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Death by Denial

Since my previous article opened a political can of worms…why not continue?

I see on my last post someone referenced the movie Sicko by Michael Moore. Recently I was required to watch this for one of my classes. It left me speechless (figuratively of course, I actually couldn’t quit asking questions and wanting to discuss everything I had just seen.)

In my efforts to become more informed, I still lack knowledge when it comes to healthcare. Being a 21-year-old college student, I haven’t had to deal with healthcare issues. I know I have health insurance, through my parents, and a little white card in my wallet to prove it. Strep throat is the most extensive illness I have had that needed medical attention, and after flashing my little white card, everything went smoothly. I’ve never had healthcare problems, so I guess my naïve mind figured this was the same for everyone.


Watching Sicko opened my mind to a world I didn’t know existed. Denied?  I didn’t know that was possible. The movie gave some examples of when being denied can be deadly: A young child was declined immediate care because she was at the “wrong hospital” and later died in cardiac arrest, and a husband and father died of cancer because the insurance company refused to cover a procedure they saw as “experimental”, even though doctors had approved and suggested it.  

I’ve never heard of such things and as much as I would like to think they are fluke deals, research proves that denial of care takes place a lot more often than I thought:

More than 40 million adults stated that they needed but did not receive one or more of these health services: medical care, prescription medicines, mental health care, dental care, or eyeglasses in 2005 because they could not afford it.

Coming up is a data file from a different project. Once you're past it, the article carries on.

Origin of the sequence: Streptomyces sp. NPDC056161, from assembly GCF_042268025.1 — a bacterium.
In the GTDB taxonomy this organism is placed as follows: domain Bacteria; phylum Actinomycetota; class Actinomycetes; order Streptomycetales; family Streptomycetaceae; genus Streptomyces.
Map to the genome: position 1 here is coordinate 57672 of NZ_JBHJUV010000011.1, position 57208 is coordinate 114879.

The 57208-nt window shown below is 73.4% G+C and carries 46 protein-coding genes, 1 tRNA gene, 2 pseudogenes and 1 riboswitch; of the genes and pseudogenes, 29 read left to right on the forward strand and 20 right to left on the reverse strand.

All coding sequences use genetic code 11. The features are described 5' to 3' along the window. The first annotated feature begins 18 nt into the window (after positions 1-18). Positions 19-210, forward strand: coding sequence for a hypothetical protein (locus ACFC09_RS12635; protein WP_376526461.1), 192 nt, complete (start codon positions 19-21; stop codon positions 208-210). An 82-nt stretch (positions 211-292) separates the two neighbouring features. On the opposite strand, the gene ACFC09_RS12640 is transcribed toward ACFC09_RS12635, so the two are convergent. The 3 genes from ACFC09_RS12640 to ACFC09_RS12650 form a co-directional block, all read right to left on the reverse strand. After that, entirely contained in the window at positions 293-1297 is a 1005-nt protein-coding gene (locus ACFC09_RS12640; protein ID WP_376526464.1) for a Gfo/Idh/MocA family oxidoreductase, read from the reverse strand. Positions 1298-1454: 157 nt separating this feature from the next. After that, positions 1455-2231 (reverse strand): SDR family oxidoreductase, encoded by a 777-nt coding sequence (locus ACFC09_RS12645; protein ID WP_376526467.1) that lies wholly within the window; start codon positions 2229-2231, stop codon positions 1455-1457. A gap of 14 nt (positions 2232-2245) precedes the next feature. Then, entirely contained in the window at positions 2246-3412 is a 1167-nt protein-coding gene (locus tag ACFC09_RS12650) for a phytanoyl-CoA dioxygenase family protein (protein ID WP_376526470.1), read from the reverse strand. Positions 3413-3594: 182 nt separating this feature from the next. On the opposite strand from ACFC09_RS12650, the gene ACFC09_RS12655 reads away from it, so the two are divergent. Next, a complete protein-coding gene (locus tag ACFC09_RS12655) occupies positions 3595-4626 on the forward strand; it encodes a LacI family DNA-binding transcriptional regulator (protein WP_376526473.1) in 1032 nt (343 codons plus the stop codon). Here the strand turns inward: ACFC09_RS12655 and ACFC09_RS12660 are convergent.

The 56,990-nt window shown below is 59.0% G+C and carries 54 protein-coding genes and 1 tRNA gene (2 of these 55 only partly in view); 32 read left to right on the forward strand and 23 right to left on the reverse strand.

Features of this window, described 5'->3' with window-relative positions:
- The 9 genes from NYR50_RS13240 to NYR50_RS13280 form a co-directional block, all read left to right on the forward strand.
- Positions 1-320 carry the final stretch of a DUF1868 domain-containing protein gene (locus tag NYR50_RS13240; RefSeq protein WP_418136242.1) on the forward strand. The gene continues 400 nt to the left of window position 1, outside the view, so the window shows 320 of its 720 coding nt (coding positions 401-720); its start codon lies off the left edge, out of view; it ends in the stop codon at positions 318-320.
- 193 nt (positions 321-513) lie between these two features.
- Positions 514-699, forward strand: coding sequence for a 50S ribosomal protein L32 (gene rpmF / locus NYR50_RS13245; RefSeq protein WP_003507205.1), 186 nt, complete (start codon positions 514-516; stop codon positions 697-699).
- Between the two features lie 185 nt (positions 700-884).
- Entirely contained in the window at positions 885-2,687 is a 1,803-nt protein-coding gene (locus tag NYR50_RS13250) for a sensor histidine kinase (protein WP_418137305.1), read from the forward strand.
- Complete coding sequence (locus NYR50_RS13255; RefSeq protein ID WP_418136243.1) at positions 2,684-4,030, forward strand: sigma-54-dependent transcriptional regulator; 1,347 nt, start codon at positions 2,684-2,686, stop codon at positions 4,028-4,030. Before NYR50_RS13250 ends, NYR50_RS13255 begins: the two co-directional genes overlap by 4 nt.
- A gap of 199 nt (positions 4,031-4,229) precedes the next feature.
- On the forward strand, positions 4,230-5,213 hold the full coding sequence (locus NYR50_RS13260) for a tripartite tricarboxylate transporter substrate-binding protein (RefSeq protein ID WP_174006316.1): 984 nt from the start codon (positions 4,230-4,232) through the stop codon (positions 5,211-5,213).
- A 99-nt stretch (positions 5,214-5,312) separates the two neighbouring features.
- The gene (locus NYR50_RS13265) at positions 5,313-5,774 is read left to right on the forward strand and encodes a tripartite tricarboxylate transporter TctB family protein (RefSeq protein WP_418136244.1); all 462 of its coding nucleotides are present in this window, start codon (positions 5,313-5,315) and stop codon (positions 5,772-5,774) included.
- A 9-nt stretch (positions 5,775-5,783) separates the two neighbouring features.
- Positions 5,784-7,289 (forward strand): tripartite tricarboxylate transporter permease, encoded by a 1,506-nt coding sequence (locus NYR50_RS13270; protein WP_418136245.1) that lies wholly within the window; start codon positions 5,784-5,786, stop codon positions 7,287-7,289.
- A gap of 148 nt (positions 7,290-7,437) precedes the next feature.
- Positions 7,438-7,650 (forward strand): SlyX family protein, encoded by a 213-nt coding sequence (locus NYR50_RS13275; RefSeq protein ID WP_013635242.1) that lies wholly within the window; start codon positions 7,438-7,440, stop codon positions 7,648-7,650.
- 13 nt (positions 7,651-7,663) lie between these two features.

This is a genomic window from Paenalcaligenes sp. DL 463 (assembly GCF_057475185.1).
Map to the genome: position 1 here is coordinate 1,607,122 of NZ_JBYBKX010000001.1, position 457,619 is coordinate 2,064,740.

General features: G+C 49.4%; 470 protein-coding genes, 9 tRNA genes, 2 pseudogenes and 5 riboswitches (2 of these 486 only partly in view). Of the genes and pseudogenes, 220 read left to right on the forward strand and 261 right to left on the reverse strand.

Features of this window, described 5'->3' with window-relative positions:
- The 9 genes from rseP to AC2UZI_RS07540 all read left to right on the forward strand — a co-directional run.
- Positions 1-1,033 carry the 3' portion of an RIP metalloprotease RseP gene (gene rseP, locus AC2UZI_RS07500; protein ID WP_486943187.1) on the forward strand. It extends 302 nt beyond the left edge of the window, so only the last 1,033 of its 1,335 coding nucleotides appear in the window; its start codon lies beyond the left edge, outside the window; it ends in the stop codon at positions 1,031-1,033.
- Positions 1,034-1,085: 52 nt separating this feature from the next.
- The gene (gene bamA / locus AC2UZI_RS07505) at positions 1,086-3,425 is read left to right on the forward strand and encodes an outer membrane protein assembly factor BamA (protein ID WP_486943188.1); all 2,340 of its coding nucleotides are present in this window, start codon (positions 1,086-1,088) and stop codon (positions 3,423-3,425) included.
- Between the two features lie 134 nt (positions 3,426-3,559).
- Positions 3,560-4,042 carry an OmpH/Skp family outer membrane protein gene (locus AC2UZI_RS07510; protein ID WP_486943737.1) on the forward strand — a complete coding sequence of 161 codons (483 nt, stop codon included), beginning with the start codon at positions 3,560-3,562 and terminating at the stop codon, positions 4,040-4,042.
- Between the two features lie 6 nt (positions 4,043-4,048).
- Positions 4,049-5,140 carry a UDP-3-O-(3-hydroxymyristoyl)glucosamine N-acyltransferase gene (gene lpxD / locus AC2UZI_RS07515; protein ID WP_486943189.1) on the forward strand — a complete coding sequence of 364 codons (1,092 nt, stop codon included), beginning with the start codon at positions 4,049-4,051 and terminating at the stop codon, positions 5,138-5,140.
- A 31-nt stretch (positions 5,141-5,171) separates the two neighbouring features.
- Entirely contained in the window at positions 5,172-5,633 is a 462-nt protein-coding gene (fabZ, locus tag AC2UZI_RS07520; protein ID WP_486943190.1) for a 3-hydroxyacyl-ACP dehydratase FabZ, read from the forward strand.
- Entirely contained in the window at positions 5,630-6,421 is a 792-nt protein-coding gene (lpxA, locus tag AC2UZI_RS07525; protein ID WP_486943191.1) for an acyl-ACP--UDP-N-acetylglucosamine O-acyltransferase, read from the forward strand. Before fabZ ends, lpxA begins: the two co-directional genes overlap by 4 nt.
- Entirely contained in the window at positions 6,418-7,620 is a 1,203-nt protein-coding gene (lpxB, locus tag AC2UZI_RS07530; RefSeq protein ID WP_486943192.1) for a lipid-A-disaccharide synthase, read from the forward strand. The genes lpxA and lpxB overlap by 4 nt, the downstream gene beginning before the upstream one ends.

This was my first Michael Moore film, but I still knew I had to take in what I saw with a grain of salt. He has an opinion –an obviously strong one- and he has a way of making his point quite convincing to those who view his films.

Instead of believing everything that movie tells me, I want to dig deeper and eventually form an opinion of my own on this matter. As a Christian, what do I believe about healthcare? If people really are suffering in such ways, shouldn’t I know what is going on? I may be getting by just fine (for now at least) but that doesn’t mean that others out there aren’t fighting the systems for their lives –literally.

Moore interviews some Canadian and European citizens on their system and makes it pretty clear what “all” those who receive socialized healthcare think. But I would like to hear some more opinions. Are there any Europeans or Canadians out there that would like to tell us how you feel about your present healthcare system?

Also, if there are any Americans out there who have faced some extreme healthcare problems, I would like to hear from you as well.

Inform me.

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